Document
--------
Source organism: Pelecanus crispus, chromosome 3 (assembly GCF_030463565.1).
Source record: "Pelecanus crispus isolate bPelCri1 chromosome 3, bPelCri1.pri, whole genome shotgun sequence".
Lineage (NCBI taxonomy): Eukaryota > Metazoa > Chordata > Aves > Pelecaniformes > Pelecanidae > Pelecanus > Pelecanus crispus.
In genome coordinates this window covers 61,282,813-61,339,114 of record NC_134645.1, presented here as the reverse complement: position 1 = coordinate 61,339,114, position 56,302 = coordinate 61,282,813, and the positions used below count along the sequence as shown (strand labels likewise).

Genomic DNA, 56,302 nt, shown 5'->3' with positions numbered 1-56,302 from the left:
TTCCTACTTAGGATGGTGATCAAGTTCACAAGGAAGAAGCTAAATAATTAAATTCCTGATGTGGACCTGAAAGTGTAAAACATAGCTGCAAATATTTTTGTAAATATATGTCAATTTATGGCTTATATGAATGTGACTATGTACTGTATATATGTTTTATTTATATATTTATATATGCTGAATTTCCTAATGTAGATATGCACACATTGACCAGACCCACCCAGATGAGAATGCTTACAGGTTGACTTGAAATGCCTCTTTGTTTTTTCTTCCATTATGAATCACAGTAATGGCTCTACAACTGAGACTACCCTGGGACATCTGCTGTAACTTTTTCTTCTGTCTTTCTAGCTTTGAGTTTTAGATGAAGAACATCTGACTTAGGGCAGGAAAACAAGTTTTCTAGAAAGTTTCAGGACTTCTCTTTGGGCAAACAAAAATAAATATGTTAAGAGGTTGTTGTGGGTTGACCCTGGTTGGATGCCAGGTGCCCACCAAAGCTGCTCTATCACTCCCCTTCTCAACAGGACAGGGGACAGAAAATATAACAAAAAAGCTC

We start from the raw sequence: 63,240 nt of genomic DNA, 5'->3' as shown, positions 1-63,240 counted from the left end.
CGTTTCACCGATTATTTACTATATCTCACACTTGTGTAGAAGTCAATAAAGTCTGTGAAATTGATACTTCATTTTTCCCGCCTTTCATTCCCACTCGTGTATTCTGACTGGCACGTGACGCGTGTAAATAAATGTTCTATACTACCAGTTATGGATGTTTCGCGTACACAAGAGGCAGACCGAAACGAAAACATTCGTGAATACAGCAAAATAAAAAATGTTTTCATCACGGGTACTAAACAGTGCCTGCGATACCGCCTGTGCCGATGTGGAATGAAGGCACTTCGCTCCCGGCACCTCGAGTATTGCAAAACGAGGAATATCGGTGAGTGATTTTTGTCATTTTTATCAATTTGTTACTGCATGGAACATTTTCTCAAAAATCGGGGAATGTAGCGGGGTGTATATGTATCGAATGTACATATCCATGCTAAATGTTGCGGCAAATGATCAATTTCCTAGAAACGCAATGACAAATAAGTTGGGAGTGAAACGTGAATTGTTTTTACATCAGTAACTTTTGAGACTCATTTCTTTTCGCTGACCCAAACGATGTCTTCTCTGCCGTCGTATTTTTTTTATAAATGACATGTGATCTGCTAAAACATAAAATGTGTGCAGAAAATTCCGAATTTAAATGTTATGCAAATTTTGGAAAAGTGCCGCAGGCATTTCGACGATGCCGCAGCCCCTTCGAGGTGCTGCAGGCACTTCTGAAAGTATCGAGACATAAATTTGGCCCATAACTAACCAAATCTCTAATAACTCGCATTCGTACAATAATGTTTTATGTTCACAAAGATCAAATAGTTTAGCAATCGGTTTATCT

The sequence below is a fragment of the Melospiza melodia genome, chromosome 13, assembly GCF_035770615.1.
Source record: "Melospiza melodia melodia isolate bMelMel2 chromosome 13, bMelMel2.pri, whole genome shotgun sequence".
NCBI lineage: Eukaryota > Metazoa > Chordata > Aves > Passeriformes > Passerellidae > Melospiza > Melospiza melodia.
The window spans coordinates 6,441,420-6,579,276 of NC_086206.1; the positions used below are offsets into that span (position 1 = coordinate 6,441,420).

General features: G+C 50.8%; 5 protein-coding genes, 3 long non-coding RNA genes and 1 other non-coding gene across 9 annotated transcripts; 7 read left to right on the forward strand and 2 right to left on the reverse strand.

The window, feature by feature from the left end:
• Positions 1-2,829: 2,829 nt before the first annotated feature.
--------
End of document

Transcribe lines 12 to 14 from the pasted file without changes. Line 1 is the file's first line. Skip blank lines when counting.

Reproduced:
The window spans coordinates 6,441,420-6,579,276 of NC_086206.1; the positions used below are offsets into that span (position 1 = coordinate 6,441,420).

General features: G+C 50.8%; 5 protein-coding genes, 3 long non-coding RNA genes and 1 other non-coding gene across 9 annotated transcripts; 7 read left to right on the forward strand and 2 right to left on the reverse strand.

The window, feature by feature from the left end: